In October 1881, the series of confrontations between the Earps and the Cowboys had reached a flashpoint. Several of the Cowboys bragged in the streets of Tombstone and other communities that they were going to kill the Earp brothers and Doc Holliday. By that time Tombstone had made it illegal for most individuals to carry firearms on the streets of the town, and when Virgil Earp learned of a gathering of Cowboys on Fremont Street, including Ike and Billy Clanton, Frank and Tom McLaury, and Billy Claiborne – all armed – Virgil announced that he intended to confiscate their weapons if they refused to leave town.
Virgil, Morgan, and Wyatt Earp approached the Cowboys who were in a lot near the OK Corral during the midafternoon of October 26, 1881. Who fired the first shot is disputed. What is certain is Ike Clanton and Billy Claiborne ran for their lives. The McLaury’s and Billy Clanton were killed. All of the Earp party were wounded except for Wyatt Earp. The famed gun battle lasted about 30 seconds (during which about 30 rounds were exchanged between the parties, who stood about six feet from each other when it began, in the open) and was the beginning, rather than the end, of a bloody vendetta between the Earps and the Cowboys.
26. The Battle of the OK Corral was immediately mythologized in newspapers and magazines
Despite the fact that nine men, armed with weapons including pistols, shotguns, and rifles, exchanged approximately thirty rounds on an open street in broad daylight, with three dead and another four slightly wounded, became a legendary gunfight goes a long way in explaining the myth of the American West. But the fight became legendary, reported in newspapers across the country, and Wyatt, already somewhat famous through exaggerated reports of his exploits, became the steely-eyed gunslinger with ice-water in his veins. In truth, the coroner’s report on the wounds of the dead men indicated that none of them were likely to have been inflicted by Wyatt Earp. Two were attributed to Holliday by the coroner.
27. The long-barreled Buntline Special was not present at the OK Corral
During the gunfight which became famous as the Battle of the OK Corral, there was no Colt Buntline Special with the extra-long barrel, a weapon forever connected with the legend of Wyatt Earp. Wyatt was armed with a Smith and Wesson 1869, in .44 caliber. It was not in a holster, Wyatt carried the weapon, as was his usual habit, in his waistband. In fact, there is no evidence that the long-barreled Buntline connected with Earp was ever in his possession, and it first appeared in the legend when biographer Stuart Lake wrote a book, dictated by Earp, entitled Wyatt Earp: Frontier Marshall, a highly fictionalized and sensationalized biography, mostly discounted by historians.
28. The myth of the Buntline Special came from a writer of pulp fiction
The Buntline gained its alleged existence, and its name, from Ned Buntline, whose real name was Edward Zane Carroll Judson Jr. Using the name Buntline, he supposedly commissioned the famed pistol from Colt (which has no records of such an event) and traveled west to present them to several worthies, including Bill Cody, Bat Masterson, and Wyatt Earp. He said he wanted to thank the westerners for the treasure trove of material they had provided for his stories, all of which were fiction. None of the dates and locations on which Buntline claimed to have presented the weapon line up with known facts, for instance at the time Buntline claimed to have delivered the weapon to Earp in Dodge City, Wyatt was in Deadwood, Dakota Territory.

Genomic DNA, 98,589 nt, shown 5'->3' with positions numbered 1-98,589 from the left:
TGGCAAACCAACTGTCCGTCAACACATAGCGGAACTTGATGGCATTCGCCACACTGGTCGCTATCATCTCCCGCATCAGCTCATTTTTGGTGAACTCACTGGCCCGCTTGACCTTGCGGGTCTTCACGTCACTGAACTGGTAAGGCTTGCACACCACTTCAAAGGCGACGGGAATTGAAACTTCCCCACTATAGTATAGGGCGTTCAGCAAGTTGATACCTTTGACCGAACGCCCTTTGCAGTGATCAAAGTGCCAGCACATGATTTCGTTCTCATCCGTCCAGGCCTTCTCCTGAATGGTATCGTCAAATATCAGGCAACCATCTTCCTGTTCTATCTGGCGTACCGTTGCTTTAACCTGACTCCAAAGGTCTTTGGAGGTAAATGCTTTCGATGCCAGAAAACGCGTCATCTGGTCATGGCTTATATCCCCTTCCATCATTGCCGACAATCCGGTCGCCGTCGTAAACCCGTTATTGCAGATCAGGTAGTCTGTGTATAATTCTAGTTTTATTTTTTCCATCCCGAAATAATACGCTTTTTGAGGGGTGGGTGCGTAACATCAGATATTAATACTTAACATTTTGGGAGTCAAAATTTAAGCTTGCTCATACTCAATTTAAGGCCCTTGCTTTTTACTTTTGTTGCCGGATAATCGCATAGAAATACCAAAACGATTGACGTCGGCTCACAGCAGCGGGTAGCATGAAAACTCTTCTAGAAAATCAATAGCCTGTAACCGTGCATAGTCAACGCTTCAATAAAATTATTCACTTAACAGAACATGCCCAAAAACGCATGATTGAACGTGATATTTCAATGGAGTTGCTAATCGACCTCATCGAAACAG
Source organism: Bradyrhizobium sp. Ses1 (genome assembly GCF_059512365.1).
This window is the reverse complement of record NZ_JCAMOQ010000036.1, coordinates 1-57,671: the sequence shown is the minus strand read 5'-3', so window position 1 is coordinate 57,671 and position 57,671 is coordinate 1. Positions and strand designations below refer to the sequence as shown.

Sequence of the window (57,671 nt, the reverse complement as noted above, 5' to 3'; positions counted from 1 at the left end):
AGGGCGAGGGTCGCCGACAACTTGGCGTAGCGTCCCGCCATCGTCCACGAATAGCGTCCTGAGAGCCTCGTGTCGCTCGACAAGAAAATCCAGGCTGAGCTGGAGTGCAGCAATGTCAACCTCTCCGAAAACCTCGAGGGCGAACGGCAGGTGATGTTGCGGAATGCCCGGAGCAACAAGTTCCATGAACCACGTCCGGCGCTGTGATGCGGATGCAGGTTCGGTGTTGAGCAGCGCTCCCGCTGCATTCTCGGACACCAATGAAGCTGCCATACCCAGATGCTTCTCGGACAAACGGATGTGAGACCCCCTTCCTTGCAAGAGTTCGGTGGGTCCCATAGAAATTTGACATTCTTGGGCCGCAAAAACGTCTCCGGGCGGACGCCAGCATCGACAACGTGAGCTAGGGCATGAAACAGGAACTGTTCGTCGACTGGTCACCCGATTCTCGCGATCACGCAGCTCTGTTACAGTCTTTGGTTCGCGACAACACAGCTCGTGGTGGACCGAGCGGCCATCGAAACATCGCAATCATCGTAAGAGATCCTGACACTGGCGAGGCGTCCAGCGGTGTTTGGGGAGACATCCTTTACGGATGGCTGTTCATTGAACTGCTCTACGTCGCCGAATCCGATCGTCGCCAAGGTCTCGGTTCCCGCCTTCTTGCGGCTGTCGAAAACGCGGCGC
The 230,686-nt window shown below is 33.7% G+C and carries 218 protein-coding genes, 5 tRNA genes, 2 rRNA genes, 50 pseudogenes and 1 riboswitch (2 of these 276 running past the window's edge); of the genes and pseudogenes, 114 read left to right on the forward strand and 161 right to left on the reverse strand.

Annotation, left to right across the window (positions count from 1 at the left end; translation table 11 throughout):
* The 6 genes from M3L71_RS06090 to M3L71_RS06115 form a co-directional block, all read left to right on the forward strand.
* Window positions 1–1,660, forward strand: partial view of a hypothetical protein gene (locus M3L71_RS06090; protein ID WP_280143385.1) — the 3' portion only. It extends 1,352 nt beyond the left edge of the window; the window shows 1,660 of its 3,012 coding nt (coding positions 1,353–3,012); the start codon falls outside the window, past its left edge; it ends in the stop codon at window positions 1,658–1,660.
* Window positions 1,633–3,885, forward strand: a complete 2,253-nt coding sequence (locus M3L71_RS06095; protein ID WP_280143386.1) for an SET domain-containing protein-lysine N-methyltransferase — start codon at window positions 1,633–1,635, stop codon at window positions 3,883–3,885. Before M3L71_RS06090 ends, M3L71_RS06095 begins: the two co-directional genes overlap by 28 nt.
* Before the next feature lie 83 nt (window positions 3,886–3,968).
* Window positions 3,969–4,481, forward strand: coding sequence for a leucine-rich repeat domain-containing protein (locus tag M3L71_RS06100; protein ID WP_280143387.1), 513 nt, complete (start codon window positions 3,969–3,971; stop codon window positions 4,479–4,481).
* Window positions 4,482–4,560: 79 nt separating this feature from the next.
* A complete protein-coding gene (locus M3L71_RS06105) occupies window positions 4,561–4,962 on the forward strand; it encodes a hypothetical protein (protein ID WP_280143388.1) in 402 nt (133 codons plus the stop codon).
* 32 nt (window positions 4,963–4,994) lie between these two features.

29. The Earps were charged with murder, but not indicted
The Earps and Doc Holliday were charged with murder by Ike Clanton, who couldn’t seem to grasp the idea that his “eyewitness” descriptions were somewhat flawed since he spent most of the gun battle running for his life. At any rate, the judge refused to indict any of the Earp party, citing insufficient evidence following a hearing which lasted for just over a month, and included written and oral testimony from witnesses. All witnesses supporting the Cowboys claimed that either Wyatt Earp or Doc Holliday fired the opening shot, though testimony as to what weapon Holliday fired (shotgun or pistol) was often in conflict with other witnesses.
30. The Cowboy’s struck back by ambushing the Earps
Virgil Earp was ambushed in the streets of Tombstone just after Christmas, 1881, with a shotgun blast to the back. He survived, though crippled. In January Wyatt requested an appointment as a deputy US Marshal, which he received near the end of the month. Wyatt sold his gambling interests in Tombstone. After Ike Clanton was charged and acquitted for the ambush of Virgil, Wyatt sent him a request to meet, which the wary Clanton refused. Wyatt continued to raise money to hire deputies during the winter months of 1882, when in March, Morgan was killed while playing billiards by assassins who shot at him through a window and escaped.
Wyatt’s ride to eradicate the Cowboys was performed by a posse which included Doc Holliday, Wyatt’s brothers James and Warren, and several supporters hired for the rate of $5 per day. The still recovering Virgil was escorted to Tucson by members of the group before they set out after the perceived murderers of Morgan Earp. Wyatt and his men rode from March 20 to April 15, and though Wyatt later claimed to have eliminated scores of thieves and murderers during the vendetta, coroner reports and newspaper accounts suggest a much lower number, likely less than a half-dozen. Sheriff Behan formed a posse to arrest Earp and his men, but they escaped to New Mexico Territory, where Behan could not follow.
In New Mexico Earp reconnected with Masterson, who joined their party in traveling to Colorado, where Wyatt soon returned to dealing faro games in Trinidad, in a saloon Masterson owned. Later Earp went to Gunnison, to open another faro game there. In 1886 Earp saw his former friend Doc Holliday in Colorado when Doc was nearing the end of his battle with tuberculosis. Earp began a pattern of traveling and settling temporarily throughout the west, chasing dreams of silver mines, copper mines, and other ventures, frequently with brothers James and Warren accompanying him, as well as Josephine Marcus, his common-law wife. He continued to flirt with being a lawman from time to time, his reputation well known to his contemporaries.